Got this a while ago, but should be available outside China about now. Most of this lot is made in Bangladesh, so it should not take too long to reach your shores as well. I had been wanting to get an F5 for years and almost went for the earlier HA3319 "Snake scheme" Alconbury release. In the end I didn’t as this grape scheme was the one I really wanted. So 2 years ago I e-mailed William with this pic to see if it was possible.
Fortunately, he was enthusiastic as he figured it would sell pretty well. I also think so, as most of the initial load at my local had already been sold and that’s even before you chaps get your hands on it! The first one I looked at had glue deposits near the tail, this one was the only other one left, but it's pretty good, apart from a bit of paint overspray near the nose.
The F5 has somehow always been in the shadow of more sophisticated (and far more expensive) US aircraft, even though it didn’t deserve to be. Born at time when the Air Force brass figured BVR missile combat would replace dogfighting, it was supposed to be a cheap, simple and easy to maintain fighter that could be sold to allied air forces. Soon however, antiquated Mig 17’s and 19’s would be blowing the pride of the Air Force out of the sky over North Vietnam as the entire doctrine fell apart under first contact with a real enemy.
Which kind of begs the question, why didn’t the Air Force use the F5, and especially the newer F5E Tiger II to counter the threat? After all, it was by far the most manoeuvrable fighter available and although not quite as cheap as the old Migs, it would certainly cost much less to replace than F4’s or F105’s.
Range was an issue, seeing as pretty much all combat would take place near Hanoi, which was a long way from bases in the South. And could it really have taken on the Mig 21’s, which were considerably faster.
The F5E already improved in many of the required areas, having uprated engines, more fuel, better payload capacity and superior avionics over the old Freedom fighters. And while it would have to sacrifice payload to carry more external tanks to get to Hanoi and back, it could be solved, while still allowing it to carry the wingtip Sidewinders and the all-important built-in 20 mm cannons. And forward airfields in South Vietnam as well as aerial refueling could have solved the problem further. The Mig 21’s were also not the primary threat; they were usually used in hit and run attacks as they were scarce. Even if they had tangled with an F5E, they would have struggled at lower speeds where the F5 is more manoeuvrable and still has a good thrust-weight ratio without a heavy payload. But principally the F5 could have caused all kinds of problems for the ubiquitous Mig 17’s, boasting both superior avionics and speed.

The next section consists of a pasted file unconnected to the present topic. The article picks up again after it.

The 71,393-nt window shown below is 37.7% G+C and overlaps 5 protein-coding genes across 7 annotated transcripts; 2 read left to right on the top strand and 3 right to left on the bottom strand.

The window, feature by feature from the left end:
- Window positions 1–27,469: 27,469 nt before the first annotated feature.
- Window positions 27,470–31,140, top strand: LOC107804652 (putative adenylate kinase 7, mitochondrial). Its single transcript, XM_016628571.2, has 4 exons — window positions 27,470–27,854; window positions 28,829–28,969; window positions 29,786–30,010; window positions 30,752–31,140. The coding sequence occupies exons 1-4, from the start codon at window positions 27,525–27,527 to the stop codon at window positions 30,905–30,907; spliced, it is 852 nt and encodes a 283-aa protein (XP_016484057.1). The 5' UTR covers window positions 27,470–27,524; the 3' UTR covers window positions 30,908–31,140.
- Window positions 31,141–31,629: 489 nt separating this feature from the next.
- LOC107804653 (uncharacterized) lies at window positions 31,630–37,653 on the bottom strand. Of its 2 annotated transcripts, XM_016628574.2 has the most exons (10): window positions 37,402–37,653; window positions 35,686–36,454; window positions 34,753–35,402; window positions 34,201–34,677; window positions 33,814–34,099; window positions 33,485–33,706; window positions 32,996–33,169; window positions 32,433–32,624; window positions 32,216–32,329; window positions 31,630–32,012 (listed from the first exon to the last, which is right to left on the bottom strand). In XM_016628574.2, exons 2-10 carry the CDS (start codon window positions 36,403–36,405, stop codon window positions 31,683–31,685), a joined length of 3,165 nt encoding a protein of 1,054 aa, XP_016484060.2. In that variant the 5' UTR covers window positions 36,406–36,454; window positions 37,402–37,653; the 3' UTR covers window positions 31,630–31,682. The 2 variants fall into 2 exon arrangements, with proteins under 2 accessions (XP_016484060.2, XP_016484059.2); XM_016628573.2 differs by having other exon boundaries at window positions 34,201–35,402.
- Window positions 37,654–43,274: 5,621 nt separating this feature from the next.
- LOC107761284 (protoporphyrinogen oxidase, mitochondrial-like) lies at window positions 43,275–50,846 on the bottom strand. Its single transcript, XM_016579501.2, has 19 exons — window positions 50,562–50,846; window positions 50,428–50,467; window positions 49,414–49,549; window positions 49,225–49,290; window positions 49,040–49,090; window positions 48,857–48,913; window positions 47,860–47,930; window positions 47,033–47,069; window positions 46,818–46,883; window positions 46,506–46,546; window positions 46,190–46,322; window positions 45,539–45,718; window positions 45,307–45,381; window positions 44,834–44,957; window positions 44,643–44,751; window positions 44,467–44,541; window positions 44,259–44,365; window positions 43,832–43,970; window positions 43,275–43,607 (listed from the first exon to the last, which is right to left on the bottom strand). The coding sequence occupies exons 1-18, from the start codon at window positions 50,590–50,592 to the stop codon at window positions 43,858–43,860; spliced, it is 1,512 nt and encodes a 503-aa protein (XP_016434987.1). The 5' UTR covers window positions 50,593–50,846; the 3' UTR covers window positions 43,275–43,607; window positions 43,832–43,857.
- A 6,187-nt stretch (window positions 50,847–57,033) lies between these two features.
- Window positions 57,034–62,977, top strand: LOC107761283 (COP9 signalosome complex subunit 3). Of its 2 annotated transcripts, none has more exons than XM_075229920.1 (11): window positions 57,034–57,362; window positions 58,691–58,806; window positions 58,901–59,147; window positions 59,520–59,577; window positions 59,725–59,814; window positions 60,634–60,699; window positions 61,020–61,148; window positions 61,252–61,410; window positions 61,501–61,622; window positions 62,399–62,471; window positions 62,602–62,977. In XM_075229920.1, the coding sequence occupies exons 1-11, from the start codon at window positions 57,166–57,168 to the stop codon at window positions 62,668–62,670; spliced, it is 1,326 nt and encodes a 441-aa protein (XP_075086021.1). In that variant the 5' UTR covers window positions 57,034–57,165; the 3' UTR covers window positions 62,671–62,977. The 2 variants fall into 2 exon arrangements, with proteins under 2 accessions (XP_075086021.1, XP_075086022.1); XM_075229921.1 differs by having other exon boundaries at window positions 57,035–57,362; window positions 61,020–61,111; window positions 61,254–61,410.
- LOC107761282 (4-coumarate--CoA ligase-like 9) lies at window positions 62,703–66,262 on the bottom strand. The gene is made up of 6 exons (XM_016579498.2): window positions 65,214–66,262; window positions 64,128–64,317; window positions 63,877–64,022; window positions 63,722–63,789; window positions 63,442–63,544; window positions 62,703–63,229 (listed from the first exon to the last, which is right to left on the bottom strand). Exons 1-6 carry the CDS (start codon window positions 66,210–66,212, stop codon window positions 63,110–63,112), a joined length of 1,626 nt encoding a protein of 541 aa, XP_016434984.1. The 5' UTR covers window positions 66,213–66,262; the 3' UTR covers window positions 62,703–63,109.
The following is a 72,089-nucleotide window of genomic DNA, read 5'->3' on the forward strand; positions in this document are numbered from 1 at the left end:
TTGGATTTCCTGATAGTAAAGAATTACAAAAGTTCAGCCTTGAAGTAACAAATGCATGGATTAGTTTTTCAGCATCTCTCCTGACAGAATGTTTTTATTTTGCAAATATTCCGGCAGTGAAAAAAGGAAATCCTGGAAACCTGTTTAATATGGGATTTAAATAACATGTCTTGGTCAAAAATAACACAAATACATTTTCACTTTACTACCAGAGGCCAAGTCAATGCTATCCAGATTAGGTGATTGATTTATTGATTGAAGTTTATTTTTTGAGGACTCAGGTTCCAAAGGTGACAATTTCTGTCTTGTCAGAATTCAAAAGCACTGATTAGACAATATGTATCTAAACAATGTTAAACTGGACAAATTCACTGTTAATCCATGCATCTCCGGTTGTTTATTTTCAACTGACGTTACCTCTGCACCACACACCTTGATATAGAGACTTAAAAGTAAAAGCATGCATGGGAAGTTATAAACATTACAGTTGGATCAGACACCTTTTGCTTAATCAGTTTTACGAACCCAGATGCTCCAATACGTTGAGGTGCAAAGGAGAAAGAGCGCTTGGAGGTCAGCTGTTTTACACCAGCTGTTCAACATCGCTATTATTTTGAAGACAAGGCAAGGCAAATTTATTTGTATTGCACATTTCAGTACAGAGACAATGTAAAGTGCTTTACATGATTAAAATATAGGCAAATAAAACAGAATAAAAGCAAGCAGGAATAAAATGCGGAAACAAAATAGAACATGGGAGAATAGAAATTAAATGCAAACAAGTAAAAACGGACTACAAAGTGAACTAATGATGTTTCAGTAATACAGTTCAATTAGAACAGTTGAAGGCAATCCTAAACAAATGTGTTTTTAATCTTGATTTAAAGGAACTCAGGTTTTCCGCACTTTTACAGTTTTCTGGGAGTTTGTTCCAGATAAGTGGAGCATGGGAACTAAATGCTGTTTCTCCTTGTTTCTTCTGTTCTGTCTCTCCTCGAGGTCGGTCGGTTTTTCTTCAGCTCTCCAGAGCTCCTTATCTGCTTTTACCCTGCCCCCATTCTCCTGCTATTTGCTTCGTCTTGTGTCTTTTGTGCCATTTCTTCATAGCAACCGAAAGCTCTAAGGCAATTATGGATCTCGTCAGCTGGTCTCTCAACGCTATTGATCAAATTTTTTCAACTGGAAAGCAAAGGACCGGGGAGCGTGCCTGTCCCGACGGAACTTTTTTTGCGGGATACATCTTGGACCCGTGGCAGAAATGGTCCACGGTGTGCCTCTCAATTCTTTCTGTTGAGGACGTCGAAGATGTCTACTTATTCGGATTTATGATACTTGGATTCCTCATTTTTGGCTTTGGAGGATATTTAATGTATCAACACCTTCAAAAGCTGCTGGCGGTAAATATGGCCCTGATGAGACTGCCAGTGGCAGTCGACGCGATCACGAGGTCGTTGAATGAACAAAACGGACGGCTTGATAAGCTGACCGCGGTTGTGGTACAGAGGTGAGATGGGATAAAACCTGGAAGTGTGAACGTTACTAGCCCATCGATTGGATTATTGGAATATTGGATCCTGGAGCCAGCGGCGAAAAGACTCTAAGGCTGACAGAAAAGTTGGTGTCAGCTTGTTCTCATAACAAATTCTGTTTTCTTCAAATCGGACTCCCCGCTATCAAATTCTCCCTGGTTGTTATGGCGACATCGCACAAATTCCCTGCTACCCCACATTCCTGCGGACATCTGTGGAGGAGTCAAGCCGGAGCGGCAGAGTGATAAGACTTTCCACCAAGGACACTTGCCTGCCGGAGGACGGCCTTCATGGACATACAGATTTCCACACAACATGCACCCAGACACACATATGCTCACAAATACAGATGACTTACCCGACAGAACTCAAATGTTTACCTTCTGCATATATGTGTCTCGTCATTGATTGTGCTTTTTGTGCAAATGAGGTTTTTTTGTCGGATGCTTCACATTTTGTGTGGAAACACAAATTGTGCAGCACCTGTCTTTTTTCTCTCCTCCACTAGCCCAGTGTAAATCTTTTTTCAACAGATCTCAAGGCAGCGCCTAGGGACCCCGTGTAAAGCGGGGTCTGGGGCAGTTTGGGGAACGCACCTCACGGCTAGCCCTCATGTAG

In the end, it never happened. The F5’s that the USAF did use were used in the ground attack role only. However, it is exactly this high-low partnership of top of the line, larger fighters and cheaper, more numerous smaller fighters that would be exploited so well by the succeeding F15 and F16. In fact, to demonstrate the Air Force’s newfound appreciation for manoeuvrability, they used an F5 as an opponent in a mock dogfight to prove the F15 was now able to turn just as well.
Eventually, they F5E’s did find their niche in the asymmetric aggressor roles, doing a decent impression of various older types of Migs. The squadrons would often try to mimic the Soviet style of fighting, being led to their targets by ground controllers. But it would go even further than that, right down to drinking Vodka and having busts of Lenin in their buildings.
As for the model, the mold is a bit older, so fitting the parts is not as slick as newer releases. The loadout is also a bit of a head-scratcher. I don’t think I’ve ever seen an aggressor aircraft armed with anything other than (blue) practice Sidewinders. The F5 can fire Mavericks, but I have no idea what it could do with laser-guided Mk 84’s without a targeting pod. It also just looks strange. Apart from that, I think it’s great. It is an absolutely beautiful aircraft, especially in this scheme. It has that same sleek, minimalist look of the Mirage III or F16. HM seem to have really nailed the colours as well. There’s an open and closed canopy option too. The centreline tank needs to be sacrificed to use the stand, but aggressors are unlikely to carry them during a dogfight anyway.
It’s a testament to the quality of the aircraft that the Navy still uses it in this role today, even if the days of scaring Air Force F15 & F16 pilots are now over.
The aircraft plays an important role in the Buck Danny Album “The Aggressors”, with Buck specifically flying one in a Grape scheme at Nellis AFB. This story is one of the best in the entire series and is well worth picking up.